REPORT: Gwen Stefani Makes Bizarre Claims That She’s Japanese

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Leena Nasir Entertainment Reporter
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Gwen Stefani reportedly claimed during a recent interview with Allure that she was Japanese.

Stefani’s interview veered in a strange direction when interviewer Jesa Marie Calaor asked Stefani a few questions about her 2008 perfume line, Harajuku Lovers — named after a region in Tokyo that is known for its distinctive fashions, according to Mediaite.

The “Hollaback Girl” singer responded by sharing a story about her Italian-American father working in both California and Japan when she was young. “That was my Japanese influence, and that was a culture that was so rich with tradition, yet so futuristic [with] so much attention to art and detail and discipline, and it was fascinating to me,” Stefani said.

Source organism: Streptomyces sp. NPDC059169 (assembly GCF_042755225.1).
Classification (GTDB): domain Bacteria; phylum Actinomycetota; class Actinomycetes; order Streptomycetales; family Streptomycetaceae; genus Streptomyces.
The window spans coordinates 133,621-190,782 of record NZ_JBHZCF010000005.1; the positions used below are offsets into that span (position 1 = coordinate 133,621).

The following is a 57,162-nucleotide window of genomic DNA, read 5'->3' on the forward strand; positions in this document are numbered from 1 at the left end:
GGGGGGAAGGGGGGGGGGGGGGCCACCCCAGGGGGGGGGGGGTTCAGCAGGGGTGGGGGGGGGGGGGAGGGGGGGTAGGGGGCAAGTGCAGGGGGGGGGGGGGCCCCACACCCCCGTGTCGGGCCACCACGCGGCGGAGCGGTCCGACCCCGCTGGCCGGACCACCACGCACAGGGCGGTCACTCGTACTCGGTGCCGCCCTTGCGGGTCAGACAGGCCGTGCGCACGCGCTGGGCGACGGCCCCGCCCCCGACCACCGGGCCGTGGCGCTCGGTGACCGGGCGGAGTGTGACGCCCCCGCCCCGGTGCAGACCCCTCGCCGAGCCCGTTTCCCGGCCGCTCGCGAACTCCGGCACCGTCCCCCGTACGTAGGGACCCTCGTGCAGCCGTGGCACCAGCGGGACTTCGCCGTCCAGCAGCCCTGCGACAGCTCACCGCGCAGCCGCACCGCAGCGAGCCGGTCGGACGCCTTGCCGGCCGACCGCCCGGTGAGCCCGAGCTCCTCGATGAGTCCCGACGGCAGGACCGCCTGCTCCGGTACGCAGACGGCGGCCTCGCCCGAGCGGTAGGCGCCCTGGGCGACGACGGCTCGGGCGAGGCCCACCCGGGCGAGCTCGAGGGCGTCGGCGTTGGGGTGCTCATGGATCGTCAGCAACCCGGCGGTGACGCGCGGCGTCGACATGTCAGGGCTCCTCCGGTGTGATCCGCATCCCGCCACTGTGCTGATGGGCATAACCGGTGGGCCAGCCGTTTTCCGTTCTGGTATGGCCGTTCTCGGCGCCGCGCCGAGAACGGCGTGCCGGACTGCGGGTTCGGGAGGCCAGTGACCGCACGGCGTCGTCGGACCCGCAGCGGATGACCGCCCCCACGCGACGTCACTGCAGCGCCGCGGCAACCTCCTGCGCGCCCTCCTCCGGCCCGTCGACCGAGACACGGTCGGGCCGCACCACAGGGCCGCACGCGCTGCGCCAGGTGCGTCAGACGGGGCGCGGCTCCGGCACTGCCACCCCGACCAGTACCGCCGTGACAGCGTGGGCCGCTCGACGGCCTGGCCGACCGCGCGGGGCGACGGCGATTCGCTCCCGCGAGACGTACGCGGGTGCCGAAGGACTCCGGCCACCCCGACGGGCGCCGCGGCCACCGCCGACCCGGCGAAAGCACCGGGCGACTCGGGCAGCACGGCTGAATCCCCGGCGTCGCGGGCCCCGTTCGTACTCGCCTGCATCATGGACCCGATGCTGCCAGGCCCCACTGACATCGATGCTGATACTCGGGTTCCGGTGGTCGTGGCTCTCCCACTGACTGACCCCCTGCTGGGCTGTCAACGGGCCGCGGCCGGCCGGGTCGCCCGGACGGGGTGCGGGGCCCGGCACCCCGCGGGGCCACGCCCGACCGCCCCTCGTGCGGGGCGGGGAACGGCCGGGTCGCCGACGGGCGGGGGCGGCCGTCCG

Then she took it a step further: “My God, I’m Japanese and I didn’t know it … I am, you know,” she reportedly said.

Stefani reportedly went on to very confidently declare herself to be Japanese, according to Mediaite.

“I spent 32 minutes in conversation with Stefani, many of them devoted to her lengthy answer to my question about Harajuku Lovers. In that time, she said more than once that she is Japanese,” Calaor wrote.

Stefani also claimed she was “a little bit of an Orange County girl, a little bit of a Japanese girl, a little bit of an English girl,” during the interview. (RELATED: ‘I Put Myself In Crazy Situations’: Pamela Anderson Sets The Record Straight On Her Wild Life, Infamous Sex Tape)

The singer has repeatedly been criticized for cultural appropriation due to her use of Japanese culture. The artist previously featured a group of four Japanese-American backup dancers known as the Harajuku Girls in her performances and music videos, wrote a song about them and even created an animated TV series about them, which ran from 2015 to 2019.

Now, she’s reportedly claiming to be of Japanese heritage herself.

Calaor noted that Stefani didn’t make the claims in a :malicious or hurtful” way, but just truly embraced the culture as her own.